Gurdip Singh, Contributing Editor
India needs to create a more investor-friendly production sharing agreement and assure oil majors of stable policies to attract investment in its offshore sector, says Ravi Sheth, managing director of Greatship (India) Ltd. (GIL), in an exclusive interview with Offshore’s contributing editor Gurdip Singh.
Offshore: Can you give us an overview of GIL’s global oil and gas business?
Sheth: GIL has invested over $1 billion on three jackup rigs and a number of support vessels in drilling services, offshore logistics, and subsea solutions. GIL commenced oil and gas operations in April 2006, and has expanded across Southeast Asia and India.
Offshore: How does GIL see the Indian market?
Sheth: Most of the incremental activity in India is on its east coast. The Ministry of Petroleum has been auctioning acreage, but we have yet to see significant interest from the oil majors. BP’s recent purchase of a 30% stake in the KG fields is encouraging, but to attract greater interest, what we perhaps need is a more investor-friendly production sharing agreement and stable policies. In due course, I am confident that India’s exploration efforts will accelerate, and Greatship will be rightly positioned to take advantage of the growing need for quality services. Moreover, I believe that over time, our aging fields on the west coast will require workover jobs and maintenance of its 30-plus-year subsea infrastructure.
Offshore: How is the company positioning itself to serve the offshore/upstream industries in Asia?
Sheth: We established a fully-functioning marketing operations office in Singapore in 2007. Part of our fleet is flagged in Singapore, and we have all ready operated in Malaysia, Vietnam, Indonesia, Australia, and Brunei. With the operational experience and reputation we have gained so far, I believe we are well placed to serve customers across the region.
Offshore: Are there plans to expand globally in Brazil, Latin America, or the Gulf of Mexico?
Sheth: We have two vessels contracted to Petrobras in Brazil for ROV operations. We are undecided on opening new markets, as we would not like to spread ourselves too thin in the short term. Clearly as our fleet expands, we will service other regions.
Offshore: What are your current assets? How much capacity will be added in the future?
Sheth: Currently, GIL and its subsidiaries own and operate four platform supply vessels, nine anchor handling tug supply vessels, three multi-purpose supply and support vessels, three ROV support vessels, and two jackup rigs. It will add a jackup rig and three vessels to its fleet this year. Our order book includes three ROV support vessels in Sri Lanka, and one 350-ft (107-m) jackup rig in Dubai. In fact, the average age of our vessels is approximately two years, so our young fleet is technologically advanced with state-of-the-art functionalities. Looking ahead, we will ideally like to add to our drilling fleet and own a few more jackups. On the vessel front, we want to assess the supply situation carefully before embarking on our next newbuild program. We have seen a huge increment in shipbuilding capacity, particularly from China. Vessel designs have evolved rapidly over the past decade, and it will be challenging to assess customer needs for the future.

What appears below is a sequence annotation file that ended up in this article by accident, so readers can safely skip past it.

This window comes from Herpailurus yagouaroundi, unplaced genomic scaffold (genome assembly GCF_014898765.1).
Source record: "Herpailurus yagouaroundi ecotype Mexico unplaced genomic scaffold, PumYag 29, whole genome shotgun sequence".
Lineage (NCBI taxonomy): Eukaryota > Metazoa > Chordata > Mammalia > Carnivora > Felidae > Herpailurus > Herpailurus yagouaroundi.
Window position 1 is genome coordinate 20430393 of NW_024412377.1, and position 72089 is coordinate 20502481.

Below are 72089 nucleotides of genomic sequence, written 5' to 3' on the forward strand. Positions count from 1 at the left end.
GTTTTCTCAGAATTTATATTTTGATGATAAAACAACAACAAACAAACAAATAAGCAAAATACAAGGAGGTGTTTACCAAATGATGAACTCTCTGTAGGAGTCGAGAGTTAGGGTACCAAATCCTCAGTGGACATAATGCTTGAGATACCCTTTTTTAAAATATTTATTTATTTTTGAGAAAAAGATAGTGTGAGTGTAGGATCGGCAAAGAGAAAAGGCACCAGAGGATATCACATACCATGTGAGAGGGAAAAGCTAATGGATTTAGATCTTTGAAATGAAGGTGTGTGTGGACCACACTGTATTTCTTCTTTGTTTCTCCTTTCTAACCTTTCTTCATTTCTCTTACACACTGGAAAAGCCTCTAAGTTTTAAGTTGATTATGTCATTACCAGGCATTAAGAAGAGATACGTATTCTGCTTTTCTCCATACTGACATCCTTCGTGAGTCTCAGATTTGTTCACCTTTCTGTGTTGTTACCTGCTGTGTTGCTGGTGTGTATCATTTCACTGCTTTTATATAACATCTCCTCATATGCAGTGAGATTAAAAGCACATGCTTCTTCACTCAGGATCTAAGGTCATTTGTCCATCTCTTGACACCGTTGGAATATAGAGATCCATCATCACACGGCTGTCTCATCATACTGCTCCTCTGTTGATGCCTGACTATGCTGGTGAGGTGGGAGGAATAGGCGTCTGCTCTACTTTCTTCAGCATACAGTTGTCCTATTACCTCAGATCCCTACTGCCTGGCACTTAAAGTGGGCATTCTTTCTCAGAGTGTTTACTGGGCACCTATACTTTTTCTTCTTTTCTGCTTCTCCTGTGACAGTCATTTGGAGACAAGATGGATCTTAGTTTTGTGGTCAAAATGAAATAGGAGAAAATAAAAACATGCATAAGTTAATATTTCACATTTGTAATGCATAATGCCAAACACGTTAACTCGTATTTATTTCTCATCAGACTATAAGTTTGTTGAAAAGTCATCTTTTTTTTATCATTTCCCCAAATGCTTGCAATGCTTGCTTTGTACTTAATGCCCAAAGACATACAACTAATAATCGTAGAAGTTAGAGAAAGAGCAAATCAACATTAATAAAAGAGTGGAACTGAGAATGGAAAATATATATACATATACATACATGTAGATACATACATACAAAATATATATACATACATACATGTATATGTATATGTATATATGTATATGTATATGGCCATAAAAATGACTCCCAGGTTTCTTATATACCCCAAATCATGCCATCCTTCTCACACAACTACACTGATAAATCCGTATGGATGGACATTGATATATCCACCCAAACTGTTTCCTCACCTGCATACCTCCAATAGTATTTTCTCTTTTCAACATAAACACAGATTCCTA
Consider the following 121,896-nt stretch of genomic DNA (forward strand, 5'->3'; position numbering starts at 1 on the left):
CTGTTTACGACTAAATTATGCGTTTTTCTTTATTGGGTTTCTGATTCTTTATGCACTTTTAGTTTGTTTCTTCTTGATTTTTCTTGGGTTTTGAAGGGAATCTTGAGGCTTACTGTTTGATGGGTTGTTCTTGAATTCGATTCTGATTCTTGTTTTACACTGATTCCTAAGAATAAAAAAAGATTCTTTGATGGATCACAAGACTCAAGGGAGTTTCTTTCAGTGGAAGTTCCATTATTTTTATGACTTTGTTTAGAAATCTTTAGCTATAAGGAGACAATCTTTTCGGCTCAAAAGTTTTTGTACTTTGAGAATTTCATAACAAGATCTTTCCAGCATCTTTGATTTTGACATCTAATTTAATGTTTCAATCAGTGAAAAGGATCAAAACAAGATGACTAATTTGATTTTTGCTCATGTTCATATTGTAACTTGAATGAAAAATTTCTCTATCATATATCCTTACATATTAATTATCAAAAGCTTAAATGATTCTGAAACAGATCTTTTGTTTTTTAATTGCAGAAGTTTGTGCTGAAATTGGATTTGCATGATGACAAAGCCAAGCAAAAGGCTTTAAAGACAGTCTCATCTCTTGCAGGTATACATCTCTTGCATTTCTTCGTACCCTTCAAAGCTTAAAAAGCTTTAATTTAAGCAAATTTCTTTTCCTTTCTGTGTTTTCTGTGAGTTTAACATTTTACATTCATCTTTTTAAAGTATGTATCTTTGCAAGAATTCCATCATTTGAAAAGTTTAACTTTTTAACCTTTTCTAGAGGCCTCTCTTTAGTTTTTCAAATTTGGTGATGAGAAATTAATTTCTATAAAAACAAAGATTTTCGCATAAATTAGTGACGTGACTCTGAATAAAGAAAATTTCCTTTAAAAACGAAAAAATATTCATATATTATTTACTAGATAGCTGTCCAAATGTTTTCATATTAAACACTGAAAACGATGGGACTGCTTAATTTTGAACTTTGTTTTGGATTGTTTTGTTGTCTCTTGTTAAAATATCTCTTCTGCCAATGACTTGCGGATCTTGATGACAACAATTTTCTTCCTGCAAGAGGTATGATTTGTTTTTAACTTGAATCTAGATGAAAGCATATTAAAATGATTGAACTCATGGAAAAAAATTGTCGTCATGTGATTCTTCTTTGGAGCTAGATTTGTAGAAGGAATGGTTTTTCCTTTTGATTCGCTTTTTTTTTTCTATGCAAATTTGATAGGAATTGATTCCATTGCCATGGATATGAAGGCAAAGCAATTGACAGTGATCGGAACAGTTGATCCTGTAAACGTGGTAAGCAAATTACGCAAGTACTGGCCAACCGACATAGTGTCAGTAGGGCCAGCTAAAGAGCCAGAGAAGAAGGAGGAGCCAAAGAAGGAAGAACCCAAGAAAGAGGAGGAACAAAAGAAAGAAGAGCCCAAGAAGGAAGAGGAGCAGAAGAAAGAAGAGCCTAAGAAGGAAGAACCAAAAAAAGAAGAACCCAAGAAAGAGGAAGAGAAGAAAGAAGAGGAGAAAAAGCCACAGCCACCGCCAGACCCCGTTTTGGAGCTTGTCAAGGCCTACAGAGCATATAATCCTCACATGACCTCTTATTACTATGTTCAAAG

Offshore: What is the capacity range of the current assets in conventional, deepwater, or ultra-deepwater?
Sheth: In drilling, we intend to remain in jackups but perhaps venture into the 400-plus- ft (122-plus-m) water depth range. Our vessels range from mid to large size and are able to serve customers exploring in deeper waters.
Offshore: What are your plans for acquiring new technologies?
Sheth: We have an in-house design department that works actively with yards in planning ships for the future. When we first embarked on our newbuild program in 2006, we planned for special-purpose ships compliance, which in those days, was a concept very few vessel owners knew about. As always, it will be our endeavor to forecast future requirements with a reasonable degree of accuracy.
Offshore: How challenging is it to build manpower expertise in your operations?
Sheth: The Great Eastern Group, the parent [company] of GIL, was the first to own and operate rigs and vessels in India. In many ways, we pioneered the domestic oil field service industry. Owing to that history and the reputation that our group has enjoyed, we have been a preferred employer, both for offshore and onshore personnel. Our fleet is also the youngest, which is an attraction for those who want to develop skills in the technology curve. The Great Eastern Institute of Maritime Studies near Mumbai, which is operated by The Great Eastern Shipping Co. Ltd., has trained close to 2,000 seafarers in various disciplines since it began in 2006, and takes on an average of 400 students a year.
Offshore: What is your assets management strategy? Sell and lease-back to manage high capital costs?
Sheth: Owing to the strength of our balance sheet, we are able to raise conventional asset financing very competitively.
Offshore: Do you have merger and acquisition plans as part of your future expansion, or will organic growth help you become an international player?
Sheth: We are open to any opportunities that come our way. Historically, we have grown organically, but we also recognize the need to acquire skill sets in the offshore space. Hence, we may consider an acquisition if it enhances value.